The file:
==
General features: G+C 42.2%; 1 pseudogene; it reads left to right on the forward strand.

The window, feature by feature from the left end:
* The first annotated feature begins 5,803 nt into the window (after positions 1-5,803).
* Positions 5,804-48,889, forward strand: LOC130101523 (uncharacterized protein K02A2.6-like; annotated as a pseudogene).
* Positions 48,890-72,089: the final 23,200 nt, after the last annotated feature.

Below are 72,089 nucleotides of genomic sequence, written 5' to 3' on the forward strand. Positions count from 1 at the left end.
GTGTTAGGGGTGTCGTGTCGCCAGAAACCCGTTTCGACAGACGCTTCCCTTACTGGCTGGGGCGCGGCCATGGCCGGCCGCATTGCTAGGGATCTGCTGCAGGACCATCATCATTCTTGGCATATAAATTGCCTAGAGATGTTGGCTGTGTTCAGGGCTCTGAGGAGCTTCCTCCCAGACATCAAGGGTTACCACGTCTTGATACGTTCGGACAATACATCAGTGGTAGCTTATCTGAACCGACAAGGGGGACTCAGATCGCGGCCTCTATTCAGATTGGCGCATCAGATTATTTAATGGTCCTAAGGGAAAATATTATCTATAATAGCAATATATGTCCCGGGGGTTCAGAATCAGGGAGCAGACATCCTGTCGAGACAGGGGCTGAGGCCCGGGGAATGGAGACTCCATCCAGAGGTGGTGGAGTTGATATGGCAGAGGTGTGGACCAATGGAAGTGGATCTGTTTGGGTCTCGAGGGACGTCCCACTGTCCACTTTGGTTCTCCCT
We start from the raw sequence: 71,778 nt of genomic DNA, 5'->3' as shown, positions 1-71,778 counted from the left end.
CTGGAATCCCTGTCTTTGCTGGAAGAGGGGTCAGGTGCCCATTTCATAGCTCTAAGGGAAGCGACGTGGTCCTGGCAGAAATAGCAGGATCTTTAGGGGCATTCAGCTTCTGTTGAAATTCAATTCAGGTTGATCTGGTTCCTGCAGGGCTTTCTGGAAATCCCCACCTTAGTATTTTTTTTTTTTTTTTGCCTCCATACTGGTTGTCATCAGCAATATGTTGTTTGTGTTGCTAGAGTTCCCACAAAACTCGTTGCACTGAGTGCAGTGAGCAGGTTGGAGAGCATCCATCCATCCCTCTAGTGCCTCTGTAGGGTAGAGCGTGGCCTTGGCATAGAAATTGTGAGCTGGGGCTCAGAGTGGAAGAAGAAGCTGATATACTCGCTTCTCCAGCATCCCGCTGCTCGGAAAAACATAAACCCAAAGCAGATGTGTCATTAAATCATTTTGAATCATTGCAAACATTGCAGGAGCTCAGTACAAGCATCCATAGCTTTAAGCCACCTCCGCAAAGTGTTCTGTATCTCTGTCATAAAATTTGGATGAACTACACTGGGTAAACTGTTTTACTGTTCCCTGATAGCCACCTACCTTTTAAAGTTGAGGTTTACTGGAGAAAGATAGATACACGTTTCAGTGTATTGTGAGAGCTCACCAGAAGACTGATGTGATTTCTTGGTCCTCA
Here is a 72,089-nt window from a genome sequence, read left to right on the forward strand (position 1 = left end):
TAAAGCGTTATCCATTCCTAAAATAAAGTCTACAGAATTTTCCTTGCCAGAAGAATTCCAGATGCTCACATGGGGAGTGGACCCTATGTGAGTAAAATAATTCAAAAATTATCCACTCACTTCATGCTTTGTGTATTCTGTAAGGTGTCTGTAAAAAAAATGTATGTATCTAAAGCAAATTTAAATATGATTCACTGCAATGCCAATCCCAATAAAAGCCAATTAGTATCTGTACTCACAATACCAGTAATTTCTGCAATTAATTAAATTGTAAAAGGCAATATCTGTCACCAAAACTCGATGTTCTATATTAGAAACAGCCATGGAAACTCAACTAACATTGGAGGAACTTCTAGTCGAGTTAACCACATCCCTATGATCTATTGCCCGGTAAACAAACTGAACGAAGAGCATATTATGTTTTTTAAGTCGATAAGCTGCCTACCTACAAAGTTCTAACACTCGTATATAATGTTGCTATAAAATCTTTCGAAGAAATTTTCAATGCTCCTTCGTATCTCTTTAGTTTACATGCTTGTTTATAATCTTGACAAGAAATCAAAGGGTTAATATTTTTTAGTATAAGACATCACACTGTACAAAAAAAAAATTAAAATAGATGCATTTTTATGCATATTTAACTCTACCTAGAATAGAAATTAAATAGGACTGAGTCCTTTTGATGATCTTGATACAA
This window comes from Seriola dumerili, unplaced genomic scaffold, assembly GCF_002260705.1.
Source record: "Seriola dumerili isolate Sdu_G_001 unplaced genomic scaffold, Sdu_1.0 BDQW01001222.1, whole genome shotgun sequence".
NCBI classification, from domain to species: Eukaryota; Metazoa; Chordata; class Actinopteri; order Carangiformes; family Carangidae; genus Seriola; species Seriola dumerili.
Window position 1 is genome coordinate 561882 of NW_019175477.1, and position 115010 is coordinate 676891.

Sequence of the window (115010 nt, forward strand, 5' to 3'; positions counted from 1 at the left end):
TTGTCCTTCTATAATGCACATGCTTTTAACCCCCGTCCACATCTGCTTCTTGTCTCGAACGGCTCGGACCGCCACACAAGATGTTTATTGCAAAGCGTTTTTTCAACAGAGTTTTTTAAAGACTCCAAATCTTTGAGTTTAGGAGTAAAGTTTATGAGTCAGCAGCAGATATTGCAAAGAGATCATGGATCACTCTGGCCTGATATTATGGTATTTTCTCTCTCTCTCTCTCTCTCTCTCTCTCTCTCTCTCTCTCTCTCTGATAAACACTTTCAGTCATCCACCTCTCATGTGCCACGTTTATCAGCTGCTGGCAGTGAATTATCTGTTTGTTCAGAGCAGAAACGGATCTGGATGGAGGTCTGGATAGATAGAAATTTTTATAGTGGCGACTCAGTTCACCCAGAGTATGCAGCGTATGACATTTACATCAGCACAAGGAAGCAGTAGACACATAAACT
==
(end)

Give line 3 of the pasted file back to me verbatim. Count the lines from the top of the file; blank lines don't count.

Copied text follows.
* The first annotated feature begins 5,803 nt into the window (after positions 1-5,803).